Referring to the drawings a complete antenna is shown in FIGURE 1 consisting of a homogeneous mass generally indicated '10 which include the radiating elements surmounted by a suitable corona ball 11 having at the lower end thereof a plurality of pigtails extending therefrom, generally indicated 12. The radiating portion of the antenna is composed of a core 13 preferably consisting of an insulating material impregnated with a suitable resinous material such as a phenolic. The actual insulating material utilized may of course take many forms, illustrative of which would be a resinous sheet material having reinforcing fibers, a woven material impregnated with resin suitable laminous resinates etc. This core 13 may assume any cross-sectional shape such as elliptical, cylindrical or polygonal and is preferably hollow although it may be solid. The core when it assumes a hollow configuration is preferably formed of a strip or sheet of material wound upon a removable mandrel such as M (FIGURE 5), the strip or sheet of material having previously been coated or impregnated with an insulating resin. The core 13 then has formed thereon a conductor 14 which is shown as composed of braided strands of wire which are bare strands. Each strand of wire is preferably laid singly, that is, not in parallel groups so that a structure which resembles two windings of opposed helices is formed by the conductor. It will be apparent, therefore, that at each crossing of the individual wire strands, a rather good electrical contact is maintained. This conductor is formed on the core 13 preferably for the entire length thereof which in the instant case is selected to be a quarter wavelength at a certain frequency is presented in FIGURE 2 as 7\a/4. An outer insulating covering 15 which is of a material similar to the material of the core and also impregnated is formed over the conductor 14 so as to completely cover the same. Over the covering 15 there is formed another conductor 16 which is laid on the covering for a distance indicated in the drawing as )\b/4 that represents a quarter of a wavelength at still another frequency.

The conductor and braid in this instance are identical to the previous conductor or braid that has been formed and that was designated 14. Over this second conductor 16 of shorter length, there is wound another insulating covering 17 for the full length of the antenna structure. Over this third insulating covering 17 a third conductor 18 is formed in the exact same manner as the original conductor was formed except in this instance the conductor 18 extends for a length much shorter than the other two conductors and is represented in the drawing as extending for a length Ac/4 which is a quarter-wave length at a certain predetermined frequency. At this point an outer sheath of material or complete covering 19 is placed over the structure to extend for the entire length thereof.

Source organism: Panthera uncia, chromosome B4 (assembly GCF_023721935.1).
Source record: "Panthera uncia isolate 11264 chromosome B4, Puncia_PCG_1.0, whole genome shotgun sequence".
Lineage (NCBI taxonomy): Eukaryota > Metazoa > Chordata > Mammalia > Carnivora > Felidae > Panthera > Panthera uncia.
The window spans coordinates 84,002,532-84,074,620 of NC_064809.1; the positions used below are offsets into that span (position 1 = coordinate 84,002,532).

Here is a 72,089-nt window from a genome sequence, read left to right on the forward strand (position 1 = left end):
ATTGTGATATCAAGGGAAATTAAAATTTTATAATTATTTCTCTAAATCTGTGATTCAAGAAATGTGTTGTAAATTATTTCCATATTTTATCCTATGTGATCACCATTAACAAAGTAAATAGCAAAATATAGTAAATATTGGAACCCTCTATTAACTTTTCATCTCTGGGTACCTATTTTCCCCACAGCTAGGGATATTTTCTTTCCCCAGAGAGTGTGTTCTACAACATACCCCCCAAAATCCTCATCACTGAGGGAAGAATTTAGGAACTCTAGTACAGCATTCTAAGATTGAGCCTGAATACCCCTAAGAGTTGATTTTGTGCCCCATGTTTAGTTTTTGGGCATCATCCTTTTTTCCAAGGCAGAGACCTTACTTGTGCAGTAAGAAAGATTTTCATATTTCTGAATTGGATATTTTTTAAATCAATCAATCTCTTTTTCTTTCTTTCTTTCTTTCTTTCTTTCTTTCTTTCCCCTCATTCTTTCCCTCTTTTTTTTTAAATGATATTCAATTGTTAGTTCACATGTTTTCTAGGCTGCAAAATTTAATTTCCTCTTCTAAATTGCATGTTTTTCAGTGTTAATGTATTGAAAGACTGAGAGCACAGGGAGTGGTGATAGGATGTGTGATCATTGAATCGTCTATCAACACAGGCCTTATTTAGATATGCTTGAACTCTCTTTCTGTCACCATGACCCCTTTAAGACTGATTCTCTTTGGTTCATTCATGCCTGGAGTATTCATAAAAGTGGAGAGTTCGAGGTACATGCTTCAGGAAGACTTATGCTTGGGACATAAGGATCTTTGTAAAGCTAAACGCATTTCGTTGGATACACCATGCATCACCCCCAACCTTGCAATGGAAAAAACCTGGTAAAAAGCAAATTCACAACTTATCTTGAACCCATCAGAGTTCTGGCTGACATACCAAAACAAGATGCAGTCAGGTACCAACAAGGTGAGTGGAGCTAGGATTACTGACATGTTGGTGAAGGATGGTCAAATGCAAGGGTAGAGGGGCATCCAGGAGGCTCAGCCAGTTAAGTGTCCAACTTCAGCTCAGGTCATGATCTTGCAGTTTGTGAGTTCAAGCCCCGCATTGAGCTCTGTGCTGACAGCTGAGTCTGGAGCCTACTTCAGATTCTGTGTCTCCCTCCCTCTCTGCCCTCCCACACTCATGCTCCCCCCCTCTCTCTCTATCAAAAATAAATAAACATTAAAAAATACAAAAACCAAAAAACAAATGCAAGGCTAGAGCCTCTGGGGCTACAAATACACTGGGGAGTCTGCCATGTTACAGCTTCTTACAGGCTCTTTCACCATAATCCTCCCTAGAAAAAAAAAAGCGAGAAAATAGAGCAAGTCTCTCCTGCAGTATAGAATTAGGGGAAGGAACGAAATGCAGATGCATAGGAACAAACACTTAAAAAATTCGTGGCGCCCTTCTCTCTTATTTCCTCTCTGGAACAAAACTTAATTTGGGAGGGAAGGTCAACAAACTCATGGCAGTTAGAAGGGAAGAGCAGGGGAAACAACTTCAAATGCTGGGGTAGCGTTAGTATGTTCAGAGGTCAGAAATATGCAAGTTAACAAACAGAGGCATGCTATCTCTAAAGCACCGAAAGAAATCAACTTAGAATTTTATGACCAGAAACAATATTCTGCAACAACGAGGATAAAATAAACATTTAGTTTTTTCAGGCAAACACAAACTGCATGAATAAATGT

Tapering of the antenna structure to the general outline of FIGURE 1 may be readily affected by utilizing known techniques such as are used in the fishing rod industry. It will of course be apparent that by varying the thickness of the insulation and consequently the diameters of the conductors that the impedance of the various conductors may be varied as in effect the length-diameter ratio is being controlled.

The entire antenna formed as described above, is placed in an oven of appropriate temperature for the resin in use to cure the resin. The curing of the resin makes the entire antenna a homogeneous mass as a result thereof a perfect bond is maintained between the inner core and the successive layers onto the outer sheath. Accordingly, the various conductors are imbedded within the resin which prevents the access of air to the conductor.